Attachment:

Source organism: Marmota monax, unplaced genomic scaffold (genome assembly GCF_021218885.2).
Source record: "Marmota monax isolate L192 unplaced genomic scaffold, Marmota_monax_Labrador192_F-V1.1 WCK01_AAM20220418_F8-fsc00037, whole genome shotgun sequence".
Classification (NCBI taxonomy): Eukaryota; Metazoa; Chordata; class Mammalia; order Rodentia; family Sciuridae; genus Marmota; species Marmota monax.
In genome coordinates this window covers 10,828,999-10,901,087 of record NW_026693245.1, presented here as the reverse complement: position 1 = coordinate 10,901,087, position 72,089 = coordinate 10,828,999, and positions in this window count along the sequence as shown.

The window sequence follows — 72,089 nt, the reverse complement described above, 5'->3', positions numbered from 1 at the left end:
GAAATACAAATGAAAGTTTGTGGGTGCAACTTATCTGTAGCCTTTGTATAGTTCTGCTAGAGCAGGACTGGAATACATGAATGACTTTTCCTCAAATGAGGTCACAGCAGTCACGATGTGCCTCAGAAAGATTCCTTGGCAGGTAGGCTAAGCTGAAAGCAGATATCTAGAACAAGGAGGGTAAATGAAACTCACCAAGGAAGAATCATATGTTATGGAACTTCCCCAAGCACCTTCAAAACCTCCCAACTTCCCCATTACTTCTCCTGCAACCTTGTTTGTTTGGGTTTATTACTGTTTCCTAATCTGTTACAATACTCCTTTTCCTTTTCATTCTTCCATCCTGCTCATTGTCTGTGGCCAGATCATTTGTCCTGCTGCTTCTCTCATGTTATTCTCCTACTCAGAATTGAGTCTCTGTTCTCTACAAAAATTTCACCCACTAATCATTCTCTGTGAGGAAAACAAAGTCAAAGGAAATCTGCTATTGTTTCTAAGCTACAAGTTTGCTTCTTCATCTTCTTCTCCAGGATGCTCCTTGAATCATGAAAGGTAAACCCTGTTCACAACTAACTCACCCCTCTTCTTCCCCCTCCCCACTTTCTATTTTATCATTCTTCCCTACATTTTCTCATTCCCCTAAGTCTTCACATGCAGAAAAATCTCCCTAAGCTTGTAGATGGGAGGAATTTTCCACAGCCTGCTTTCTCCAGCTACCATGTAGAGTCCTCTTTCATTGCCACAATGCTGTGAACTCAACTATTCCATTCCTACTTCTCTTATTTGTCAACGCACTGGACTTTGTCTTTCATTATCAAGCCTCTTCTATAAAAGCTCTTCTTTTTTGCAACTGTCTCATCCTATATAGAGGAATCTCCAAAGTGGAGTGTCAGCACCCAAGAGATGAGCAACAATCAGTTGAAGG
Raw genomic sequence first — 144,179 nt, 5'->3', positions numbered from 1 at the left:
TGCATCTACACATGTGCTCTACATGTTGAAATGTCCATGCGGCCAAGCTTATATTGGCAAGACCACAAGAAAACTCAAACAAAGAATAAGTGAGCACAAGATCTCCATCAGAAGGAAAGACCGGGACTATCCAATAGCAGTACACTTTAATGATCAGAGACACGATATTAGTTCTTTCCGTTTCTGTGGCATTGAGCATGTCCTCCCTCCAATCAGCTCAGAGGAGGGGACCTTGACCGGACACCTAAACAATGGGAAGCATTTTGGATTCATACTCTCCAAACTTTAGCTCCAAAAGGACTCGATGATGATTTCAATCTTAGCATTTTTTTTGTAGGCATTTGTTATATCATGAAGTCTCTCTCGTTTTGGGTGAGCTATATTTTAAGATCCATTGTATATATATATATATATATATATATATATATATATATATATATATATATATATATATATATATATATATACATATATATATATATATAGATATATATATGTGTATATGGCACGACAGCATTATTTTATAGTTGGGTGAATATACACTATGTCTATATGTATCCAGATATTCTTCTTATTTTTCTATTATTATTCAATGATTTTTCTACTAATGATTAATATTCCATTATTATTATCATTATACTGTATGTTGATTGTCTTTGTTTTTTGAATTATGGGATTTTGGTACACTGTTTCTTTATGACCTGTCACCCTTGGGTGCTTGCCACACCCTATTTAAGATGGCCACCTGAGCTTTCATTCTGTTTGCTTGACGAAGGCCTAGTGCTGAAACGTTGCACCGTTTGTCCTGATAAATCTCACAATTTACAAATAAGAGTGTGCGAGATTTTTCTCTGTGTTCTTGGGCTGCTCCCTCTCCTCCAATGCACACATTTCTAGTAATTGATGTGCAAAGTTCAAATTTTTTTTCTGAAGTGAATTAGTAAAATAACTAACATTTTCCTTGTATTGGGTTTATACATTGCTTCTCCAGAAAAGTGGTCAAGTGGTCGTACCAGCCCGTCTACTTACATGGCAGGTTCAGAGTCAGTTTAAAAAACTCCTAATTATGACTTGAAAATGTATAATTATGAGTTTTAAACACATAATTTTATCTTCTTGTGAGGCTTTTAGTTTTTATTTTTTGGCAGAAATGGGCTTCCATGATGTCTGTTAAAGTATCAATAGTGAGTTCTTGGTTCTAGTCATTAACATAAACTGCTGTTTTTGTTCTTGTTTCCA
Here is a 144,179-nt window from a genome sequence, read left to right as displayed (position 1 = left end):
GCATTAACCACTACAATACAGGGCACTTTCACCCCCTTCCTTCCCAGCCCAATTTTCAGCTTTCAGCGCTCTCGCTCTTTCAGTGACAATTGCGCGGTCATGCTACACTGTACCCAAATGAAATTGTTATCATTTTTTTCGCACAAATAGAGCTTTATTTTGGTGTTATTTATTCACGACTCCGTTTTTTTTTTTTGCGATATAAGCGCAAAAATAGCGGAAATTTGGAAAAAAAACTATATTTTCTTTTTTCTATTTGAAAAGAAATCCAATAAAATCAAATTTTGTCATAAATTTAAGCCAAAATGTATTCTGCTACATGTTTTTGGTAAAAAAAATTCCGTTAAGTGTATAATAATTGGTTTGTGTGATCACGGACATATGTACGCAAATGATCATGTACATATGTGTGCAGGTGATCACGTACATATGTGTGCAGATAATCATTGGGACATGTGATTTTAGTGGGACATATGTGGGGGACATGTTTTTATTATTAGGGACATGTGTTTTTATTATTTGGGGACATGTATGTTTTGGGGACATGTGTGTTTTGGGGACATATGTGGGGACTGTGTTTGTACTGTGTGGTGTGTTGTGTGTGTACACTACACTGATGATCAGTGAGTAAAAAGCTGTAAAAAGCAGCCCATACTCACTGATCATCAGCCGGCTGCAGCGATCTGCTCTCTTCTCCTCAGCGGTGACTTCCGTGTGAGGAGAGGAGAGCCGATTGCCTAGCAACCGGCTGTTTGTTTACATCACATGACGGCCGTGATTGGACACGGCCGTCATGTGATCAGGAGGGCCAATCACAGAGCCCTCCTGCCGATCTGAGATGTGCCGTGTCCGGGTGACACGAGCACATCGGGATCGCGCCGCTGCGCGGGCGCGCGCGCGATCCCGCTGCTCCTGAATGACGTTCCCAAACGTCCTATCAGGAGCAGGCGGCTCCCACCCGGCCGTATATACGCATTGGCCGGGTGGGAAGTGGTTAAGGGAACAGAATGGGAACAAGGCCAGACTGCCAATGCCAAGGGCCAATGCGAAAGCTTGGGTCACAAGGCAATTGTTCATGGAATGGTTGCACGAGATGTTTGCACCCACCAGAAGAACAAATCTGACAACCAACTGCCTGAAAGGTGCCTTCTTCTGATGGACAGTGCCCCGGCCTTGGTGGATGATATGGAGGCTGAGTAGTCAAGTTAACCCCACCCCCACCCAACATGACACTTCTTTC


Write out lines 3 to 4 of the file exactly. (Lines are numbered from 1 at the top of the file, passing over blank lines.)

Classification (NCBI taxonomy): Eukaryota; Metazoa; Chordata; class Mammalia; order Rodentia; family Sciuridae; genus Marmota; species Marmota monax.
In genome coordinates this window covers 10,828,999-10,901,087 of record NW_026693245.1, presented here as the reverse complement: position 1 = coordinate 10,901,087, position 72,089 = coordinate 10,828,999, and positions in this window count along the sequence as shown.